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Picture of Harold Pierce
Valley fever infects more than 13,000 people a year in Arizona and California and kills more than 100. Yet they spend less annually on public awareness than one school district's monthly lunch milk budget and a parks and recreation department's yearly janitorial supplies.
Picture of ChrisAnna Mink
A young boy and his mother fled vicious gang violence in Central America, but the nightmares have followed him to Los Angeles. The lingering effects of trauma now pose a whole new threat to his health.
Picture of Matthew Bajko
This article is the second of three looking at LGBT data collection and was written as part of a California Health Journalism Fellowship project with the University of Southern California-Annenberg Center for Health Care Journalism.
Picture of Erin Schumaker
“Everyone agrees that housing is an important determinant of health, but that’s very hard to measure because it’s overly correlated with other aspects of poverty,” said Thomas Waters, a housing policy analyst in New York City.
Picture of Sarah Gustavus
Individuals like Loren Anthony, a fitness instructor from the Navajo Nation, are modeling healthy lifestyles and getting their friends and families involved. Grassroots organizations are starting group exercise sessions, basketball tournaments, traditional cooking classes and workshops.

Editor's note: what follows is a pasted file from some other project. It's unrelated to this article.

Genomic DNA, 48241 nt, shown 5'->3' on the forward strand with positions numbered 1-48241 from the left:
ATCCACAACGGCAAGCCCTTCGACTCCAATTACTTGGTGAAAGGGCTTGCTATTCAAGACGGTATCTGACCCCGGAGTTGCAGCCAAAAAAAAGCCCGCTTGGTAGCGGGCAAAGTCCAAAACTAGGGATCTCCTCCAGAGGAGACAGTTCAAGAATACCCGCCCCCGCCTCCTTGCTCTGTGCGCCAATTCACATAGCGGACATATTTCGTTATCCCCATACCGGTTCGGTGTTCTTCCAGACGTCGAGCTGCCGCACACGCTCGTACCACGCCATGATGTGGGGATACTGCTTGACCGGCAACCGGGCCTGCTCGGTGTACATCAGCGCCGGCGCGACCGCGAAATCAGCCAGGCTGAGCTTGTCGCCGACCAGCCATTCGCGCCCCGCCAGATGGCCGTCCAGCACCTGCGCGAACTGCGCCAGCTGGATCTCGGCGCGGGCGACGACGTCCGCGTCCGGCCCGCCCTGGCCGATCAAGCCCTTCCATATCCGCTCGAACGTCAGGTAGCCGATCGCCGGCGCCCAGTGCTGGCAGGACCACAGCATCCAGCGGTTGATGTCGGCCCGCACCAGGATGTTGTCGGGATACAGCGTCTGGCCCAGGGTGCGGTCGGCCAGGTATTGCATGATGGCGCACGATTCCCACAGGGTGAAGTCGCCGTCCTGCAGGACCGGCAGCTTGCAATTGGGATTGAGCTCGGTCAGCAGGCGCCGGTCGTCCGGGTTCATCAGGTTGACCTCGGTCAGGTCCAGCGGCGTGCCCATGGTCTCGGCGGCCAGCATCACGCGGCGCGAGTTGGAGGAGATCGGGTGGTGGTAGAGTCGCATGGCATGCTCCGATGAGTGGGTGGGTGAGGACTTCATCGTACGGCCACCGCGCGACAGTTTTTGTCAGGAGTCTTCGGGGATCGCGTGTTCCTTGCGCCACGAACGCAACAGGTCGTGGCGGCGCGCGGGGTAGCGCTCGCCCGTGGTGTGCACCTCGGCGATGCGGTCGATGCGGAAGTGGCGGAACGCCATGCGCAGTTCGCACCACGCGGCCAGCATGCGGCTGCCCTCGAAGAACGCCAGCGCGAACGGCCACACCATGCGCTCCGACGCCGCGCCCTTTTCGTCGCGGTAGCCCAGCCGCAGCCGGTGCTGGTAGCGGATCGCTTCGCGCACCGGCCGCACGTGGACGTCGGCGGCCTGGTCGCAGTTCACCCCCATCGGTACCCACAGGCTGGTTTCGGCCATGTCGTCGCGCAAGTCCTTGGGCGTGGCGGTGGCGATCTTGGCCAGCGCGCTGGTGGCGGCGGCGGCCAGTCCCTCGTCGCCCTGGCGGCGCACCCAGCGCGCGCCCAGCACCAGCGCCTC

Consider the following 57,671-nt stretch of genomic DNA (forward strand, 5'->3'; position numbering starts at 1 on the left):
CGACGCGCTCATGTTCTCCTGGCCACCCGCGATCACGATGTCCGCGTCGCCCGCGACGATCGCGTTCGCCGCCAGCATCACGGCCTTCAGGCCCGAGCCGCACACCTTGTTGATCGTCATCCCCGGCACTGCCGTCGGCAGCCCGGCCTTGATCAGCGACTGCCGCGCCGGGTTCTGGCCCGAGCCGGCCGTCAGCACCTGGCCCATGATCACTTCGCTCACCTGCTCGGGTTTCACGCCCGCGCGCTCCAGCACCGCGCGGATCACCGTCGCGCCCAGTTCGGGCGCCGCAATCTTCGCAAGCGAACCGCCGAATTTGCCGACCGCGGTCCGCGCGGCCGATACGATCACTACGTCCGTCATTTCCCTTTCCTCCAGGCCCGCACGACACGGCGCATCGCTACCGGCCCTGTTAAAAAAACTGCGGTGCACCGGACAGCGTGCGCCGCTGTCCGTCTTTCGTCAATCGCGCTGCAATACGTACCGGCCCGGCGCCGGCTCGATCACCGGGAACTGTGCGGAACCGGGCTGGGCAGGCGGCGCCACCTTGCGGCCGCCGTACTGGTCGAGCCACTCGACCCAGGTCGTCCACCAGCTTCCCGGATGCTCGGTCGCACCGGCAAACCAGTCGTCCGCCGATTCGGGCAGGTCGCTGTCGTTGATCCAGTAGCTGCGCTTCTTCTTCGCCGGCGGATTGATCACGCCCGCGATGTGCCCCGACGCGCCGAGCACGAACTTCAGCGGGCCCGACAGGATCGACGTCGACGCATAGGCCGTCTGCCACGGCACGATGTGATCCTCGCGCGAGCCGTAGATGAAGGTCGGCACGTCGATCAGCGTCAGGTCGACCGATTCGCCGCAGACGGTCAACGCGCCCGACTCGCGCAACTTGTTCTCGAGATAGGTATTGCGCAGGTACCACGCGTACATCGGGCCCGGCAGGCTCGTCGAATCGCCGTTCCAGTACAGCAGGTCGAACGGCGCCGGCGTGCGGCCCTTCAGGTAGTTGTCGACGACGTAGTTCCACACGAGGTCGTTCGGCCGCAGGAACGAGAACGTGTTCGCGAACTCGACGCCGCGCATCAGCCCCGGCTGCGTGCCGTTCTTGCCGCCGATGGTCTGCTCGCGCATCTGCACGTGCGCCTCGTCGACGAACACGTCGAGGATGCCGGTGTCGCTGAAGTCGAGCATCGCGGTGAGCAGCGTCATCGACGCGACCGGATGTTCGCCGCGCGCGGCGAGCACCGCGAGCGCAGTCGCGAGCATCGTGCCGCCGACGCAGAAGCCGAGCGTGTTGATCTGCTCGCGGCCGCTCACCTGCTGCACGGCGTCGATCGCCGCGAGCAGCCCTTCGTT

Picture of Patty  Machelor
Arizona tends to try out new approaches and programs, but rarely sticks with such efforts long enough to bring about change.
Picture of Wendy Ruderman
Breakneck construction in Philadelphia has unearthed a toxic legacy, coating playgrounds and backyards with dangerous levels of lead dust.
Picture of Matthew Bajko
Soon Californians will find themselves being asked to divulge their sexual orientation and gender identity to state health officials. But will people be willing to divulge such personal information?
Picture of Kathleen McGrory
Gun injuries are a growing problem for Florida’s children, rising along with the increasing availability of firearms across the state, an investigation by The Tampa Bay Times has found.
Picture of Ryan White
Can games with prizes and incentives get kids moving more? Two programs in the U.S. and U.K. show early promise.

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